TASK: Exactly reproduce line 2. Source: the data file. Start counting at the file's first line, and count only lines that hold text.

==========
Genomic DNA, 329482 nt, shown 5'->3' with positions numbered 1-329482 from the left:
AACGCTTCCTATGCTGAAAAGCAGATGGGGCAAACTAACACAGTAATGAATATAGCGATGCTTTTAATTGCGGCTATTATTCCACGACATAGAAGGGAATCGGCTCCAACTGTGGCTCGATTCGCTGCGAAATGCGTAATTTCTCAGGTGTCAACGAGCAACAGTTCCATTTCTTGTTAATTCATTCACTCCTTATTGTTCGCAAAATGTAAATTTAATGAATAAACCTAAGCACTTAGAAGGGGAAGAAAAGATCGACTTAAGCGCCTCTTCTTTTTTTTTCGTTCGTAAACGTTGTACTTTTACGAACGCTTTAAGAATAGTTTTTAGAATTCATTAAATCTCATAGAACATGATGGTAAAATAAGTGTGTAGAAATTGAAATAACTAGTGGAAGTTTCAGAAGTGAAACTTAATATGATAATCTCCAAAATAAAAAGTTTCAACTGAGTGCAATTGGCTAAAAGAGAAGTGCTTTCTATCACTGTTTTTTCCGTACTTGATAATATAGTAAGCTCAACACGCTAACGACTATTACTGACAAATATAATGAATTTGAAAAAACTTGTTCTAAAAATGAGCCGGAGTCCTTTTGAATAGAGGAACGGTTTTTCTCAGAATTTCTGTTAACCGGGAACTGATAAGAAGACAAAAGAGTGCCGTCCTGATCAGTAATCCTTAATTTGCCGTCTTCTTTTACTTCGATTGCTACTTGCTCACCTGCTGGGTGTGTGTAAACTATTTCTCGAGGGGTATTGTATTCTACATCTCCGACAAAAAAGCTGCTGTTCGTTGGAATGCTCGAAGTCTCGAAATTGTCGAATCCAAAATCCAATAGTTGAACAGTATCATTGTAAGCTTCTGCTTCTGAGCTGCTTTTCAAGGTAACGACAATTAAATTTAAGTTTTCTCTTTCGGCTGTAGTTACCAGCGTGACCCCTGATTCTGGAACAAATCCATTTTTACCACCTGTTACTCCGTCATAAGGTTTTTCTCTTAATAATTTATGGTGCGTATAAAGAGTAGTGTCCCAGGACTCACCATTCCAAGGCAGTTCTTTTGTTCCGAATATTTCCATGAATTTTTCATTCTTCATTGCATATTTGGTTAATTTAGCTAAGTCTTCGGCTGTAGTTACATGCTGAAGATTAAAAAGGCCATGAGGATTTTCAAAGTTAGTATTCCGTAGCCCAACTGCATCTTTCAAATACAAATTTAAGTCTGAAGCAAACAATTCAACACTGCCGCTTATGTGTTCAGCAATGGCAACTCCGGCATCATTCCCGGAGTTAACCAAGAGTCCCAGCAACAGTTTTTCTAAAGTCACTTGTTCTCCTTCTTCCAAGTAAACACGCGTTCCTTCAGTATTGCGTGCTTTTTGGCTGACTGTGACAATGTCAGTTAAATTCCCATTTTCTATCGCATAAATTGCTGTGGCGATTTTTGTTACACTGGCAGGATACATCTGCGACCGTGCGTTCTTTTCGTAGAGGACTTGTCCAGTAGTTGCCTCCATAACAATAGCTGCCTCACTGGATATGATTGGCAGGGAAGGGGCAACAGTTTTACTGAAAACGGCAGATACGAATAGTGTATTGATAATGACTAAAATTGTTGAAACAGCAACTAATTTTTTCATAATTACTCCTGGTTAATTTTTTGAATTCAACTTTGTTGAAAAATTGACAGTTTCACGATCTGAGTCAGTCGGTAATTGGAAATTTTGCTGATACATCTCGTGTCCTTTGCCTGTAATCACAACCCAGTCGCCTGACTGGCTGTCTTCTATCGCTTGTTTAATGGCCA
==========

AACGCTTCCTATGCTGAAAAGCAGATGGGGCAAACTAACACAGTAATGAATATAGCGATGCTTTTAATTGCGGCTATTATTCCACGACATAGAAGGGAATCGGCTCCAACTGTGGCTCGATTCGCTGCGAAATGCGTAATTTCTCAGGTGTCAACGAGCAACAGTTCCATTTCTTGTTAATTCATTCACTCCTTATTGTTCGCAAAATGTAAATTTAATGAATAAACCTAAGCACTTAGAAGGGGAAGAAAAGATCGACTTAAGCGCCTCTTCTTTTTTTTTCGTTCGTAAACGTTGTACTTTTACGAACGCTTTAAGAATAGTTTTTAGAATTCATTAAATCTCATAGAACATGATGGTAAAATAAGTGTGTAGAAATTGAAATAACTAGTGGAAGTTTCAGAAGTGAAACTTAATATGATAATCTCCAAAATAAAAAGTTTCAACTGAGTGCAATTGGCTAAAAGAGAAGTGCTTTCTATCACTGTTTTTTCCGTACTTGATAATATAGTAAGCTCAACACGCTAACGACTATTACTGACAAATATAATGAATTTGAAAAAACTTGTTCTAAAAATGAGCCGGAGTCCTTTTGAATAGAGGAACGGTTTTTCTCAGAATTTCTGTTAACCGGGAACTGATAAGAAGACAAAAGAGTGCCGTCCTGATCAGTAATCCTTAATTTGCCGTCTTCTTTTACTTCGATTGCTACTTGCTCACCTGCTGGGTGTGTGTAAACTATTTCTCGAGGGGTATTGTATTCTACATCTCCGACAAAAAAGCTGCTGTTCGTTGGAATGCTCGAAGTCTCGAAATTGTCGAATCCAAAATCCAATAGTTGAACAGTATCATTGTAAGCTTCTGCTTCTGAGCTGCTTTTCAAGGTAACGACAATTAAATTTAAGTTTTCTCTTTCGGCTGTAGTTACCAGCGTGACCCCTGATTCTGGAACAAATCCATTTTTACCACCTGTTACTCCGTCATAAGGTTTTTCTCTTAATAATTTATGGTGCGTATAAAGAGTAGTGTCCCAGGACTCACCATTCCAAGGCAGTTCTTTTGTTCCGAATATTTCCATGAATTTTTCATTCTTCATTGCATATTTGGTTAATTTAGCTAAGTCTTCGGCTGTAGTTACATGCTGAAGATTAAAAAGGCCATGAGGATTTTCAAAGTTAGTATTCCGTAGCCCAACTGCATCTTTCAAATACAAATTTAAGTCTGAAGCAAACAATTCAACACTGCCGCTTATGTGTTCAGCAATGGCAACTCCGGCATCATTCCCGGAGTTAACCAAGAGTCCCAGCAACAGTTTTTCTAAAGTCACTTGTTCTCCTTCTTCCAAGTAAACACGCGTTCCTTCAGTATTGCGTGCTTTTTGGCTGACTGTGACAATGTCAGTTAAATTCCCATTTTCTATCGCATAAATTGCTGTGGCGATTTTTGTTACACTGGCAGGATACATCTGCGACCGTGCGTTCTTTTCGTAGAGGACTTGTCCAGTAGTTGCCTCCATAACAATAGCTGCCTCACTGGATATGATTGGCAGGGAAGGGGCAACAGTTTTACTGAAAACGGCAGATACGAATAGTGTATTGATAATGACTAAAATTGTTGAAACAGCAACTAATTTTTTCATAATTACTCCTGGTTAATTTTTTGAATTCAACTTTGTTGAAAAATTGACAGTTTCACGATCTGAGTCAGTCGGTAATTGGAAATTTTGCTGATACATCTCGTGTCCTTTGCCTGTAATCACAACCCAGTCGCCTGACTGGCTGTCTTCTATCGCTTGTTTAATGGCCA